While Facebook has been suggesting users make the switch over to Messenger for some time, the social network stopped short of actually forcing users to do so. But over the next few days, users who have yet to download Messenger will see new reminders prompting them to get it. Eventually, messages will disappear entirely and users will only be able to check messages via the web or Messenger app (users of the main app will still get message notifications, however).


While Facebook Messenger has been available since 2011, many users who have still not downloaded the app are reluctant to do so and are not pleased about the new push to force them into the app.


So why would Facebook be forcing users into an app that some people still don’t want to use? The company says Messenger is “faster and more reliable” than chatting within the main Facebook app. Messenger also has more features, like voice and video calling. But the real reason may have more to do with Facebook’s bottom line.



Dustin Moskovitz is plotting an escape from email.


The 30-year-old entrepreneur has learned a lot about communication since he teamed up with his college roommate Mark Zuckerberg to create Facebook a decade ago, and that knowledge is fueling an audacious attempt to change the way people connect at work, where the incessant drumbeat of email has become an excruciating annoyance.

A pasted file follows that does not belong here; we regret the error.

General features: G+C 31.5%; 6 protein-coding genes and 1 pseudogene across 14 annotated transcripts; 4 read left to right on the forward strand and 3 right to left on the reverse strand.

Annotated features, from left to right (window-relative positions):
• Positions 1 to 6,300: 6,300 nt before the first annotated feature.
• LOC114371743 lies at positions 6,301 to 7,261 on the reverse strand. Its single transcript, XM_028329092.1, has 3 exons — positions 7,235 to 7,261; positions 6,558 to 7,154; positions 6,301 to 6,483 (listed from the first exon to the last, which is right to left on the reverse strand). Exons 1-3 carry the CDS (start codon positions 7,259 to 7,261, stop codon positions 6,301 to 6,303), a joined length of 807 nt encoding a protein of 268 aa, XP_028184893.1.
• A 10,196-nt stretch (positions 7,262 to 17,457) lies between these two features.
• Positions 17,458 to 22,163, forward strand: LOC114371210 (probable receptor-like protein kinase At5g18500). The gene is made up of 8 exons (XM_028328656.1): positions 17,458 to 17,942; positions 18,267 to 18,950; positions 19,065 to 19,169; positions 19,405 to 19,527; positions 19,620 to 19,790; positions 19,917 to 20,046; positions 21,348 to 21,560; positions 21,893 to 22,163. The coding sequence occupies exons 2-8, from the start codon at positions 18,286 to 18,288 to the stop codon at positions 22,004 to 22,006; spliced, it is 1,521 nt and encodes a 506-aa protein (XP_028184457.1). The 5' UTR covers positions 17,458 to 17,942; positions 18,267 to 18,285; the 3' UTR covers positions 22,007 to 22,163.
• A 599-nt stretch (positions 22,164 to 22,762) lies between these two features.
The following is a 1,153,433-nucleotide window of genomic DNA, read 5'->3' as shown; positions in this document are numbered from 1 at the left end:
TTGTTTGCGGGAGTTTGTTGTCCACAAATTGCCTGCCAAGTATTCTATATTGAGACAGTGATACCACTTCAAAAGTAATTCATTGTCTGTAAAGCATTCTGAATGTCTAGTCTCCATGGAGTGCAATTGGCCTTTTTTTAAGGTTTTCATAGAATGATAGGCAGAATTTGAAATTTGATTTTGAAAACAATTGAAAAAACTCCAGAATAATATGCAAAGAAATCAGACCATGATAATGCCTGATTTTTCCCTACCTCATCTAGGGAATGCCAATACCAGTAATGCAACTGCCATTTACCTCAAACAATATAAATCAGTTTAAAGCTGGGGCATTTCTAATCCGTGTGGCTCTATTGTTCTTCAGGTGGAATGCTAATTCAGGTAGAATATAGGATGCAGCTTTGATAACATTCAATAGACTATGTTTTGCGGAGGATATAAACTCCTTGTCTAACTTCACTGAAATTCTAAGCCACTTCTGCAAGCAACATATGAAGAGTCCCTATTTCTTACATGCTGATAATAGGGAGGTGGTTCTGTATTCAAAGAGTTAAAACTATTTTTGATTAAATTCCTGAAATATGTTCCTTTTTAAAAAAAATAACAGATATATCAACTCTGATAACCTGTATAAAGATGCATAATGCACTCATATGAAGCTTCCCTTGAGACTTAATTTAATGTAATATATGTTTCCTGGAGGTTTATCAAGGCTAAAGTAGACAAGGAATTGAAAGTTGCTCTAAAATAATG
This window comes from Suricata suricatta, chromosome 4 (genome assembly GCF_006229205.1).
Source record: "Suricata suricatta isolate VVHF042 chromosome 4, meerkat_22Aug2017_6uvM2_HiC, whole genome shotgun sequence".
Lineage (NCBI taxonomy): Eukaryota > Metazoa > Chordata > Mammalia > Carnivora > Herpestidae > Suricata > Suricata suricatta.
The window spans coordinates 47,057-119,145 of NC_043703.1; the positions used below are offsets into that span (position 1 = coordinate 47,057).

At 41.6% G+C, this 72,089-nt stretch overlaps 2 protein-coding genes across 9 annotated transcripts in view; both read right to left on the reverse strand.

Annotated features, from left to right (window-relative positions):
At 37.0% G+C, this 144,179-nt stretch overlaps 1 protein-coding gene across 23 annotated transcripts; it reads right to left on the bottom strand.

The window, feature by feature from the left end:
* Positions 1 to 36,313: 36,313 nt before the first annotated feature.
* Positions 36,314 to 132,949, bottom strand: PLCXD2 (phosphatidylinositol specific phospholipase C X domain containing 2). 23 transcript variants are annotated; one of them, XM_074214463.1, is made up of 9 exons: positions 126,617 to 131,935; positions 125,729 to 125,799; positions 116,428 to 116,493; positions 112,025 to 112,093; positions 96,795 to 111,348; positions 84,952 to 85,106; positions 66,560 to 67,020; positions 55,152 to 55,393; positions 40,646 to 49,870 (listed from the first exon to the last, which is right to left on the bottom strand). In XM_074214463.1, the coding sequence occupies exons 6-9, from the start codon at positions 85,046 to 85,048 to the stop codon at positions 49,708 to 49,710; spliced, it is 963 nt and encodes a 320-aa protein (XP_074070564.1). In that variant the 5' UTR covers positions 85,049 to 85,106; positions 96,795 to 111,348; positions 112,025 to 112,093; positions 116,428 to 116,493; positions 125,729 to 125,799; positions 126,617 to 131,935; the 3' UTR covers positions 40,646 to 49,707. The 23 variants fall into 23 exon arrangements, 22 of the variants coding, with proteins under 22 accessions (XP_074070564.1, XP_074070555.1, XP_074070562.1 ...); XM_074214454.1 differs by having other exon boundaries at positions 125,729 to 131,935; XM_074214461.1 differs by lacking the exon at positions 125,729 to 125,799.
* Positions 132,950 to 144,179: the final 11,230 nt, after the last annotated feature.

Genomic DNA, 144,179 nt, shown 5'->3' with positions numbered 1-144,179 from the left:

Moskovitz is trying to turn that chronic headache into an afterthought with Asana, a San Francisco start-up he runs with former Facebook and Google product manager, Justin Rosenstein.


Asana peddles software that combines the elements of a communal notebook, social network, instant messaging application and online calendar to enable teams of employees to share information and do most of their jobs without relying on email.


Asana users create tasks or projects that can be communally shared on a main page that acts somewhat like a social network. Workers can comment on the posts. A manager can also add workers who need to “follow” the thread, even long after a project started. Workers can also “unfollow” a project when they no longer need to be part of an ongoing discussion.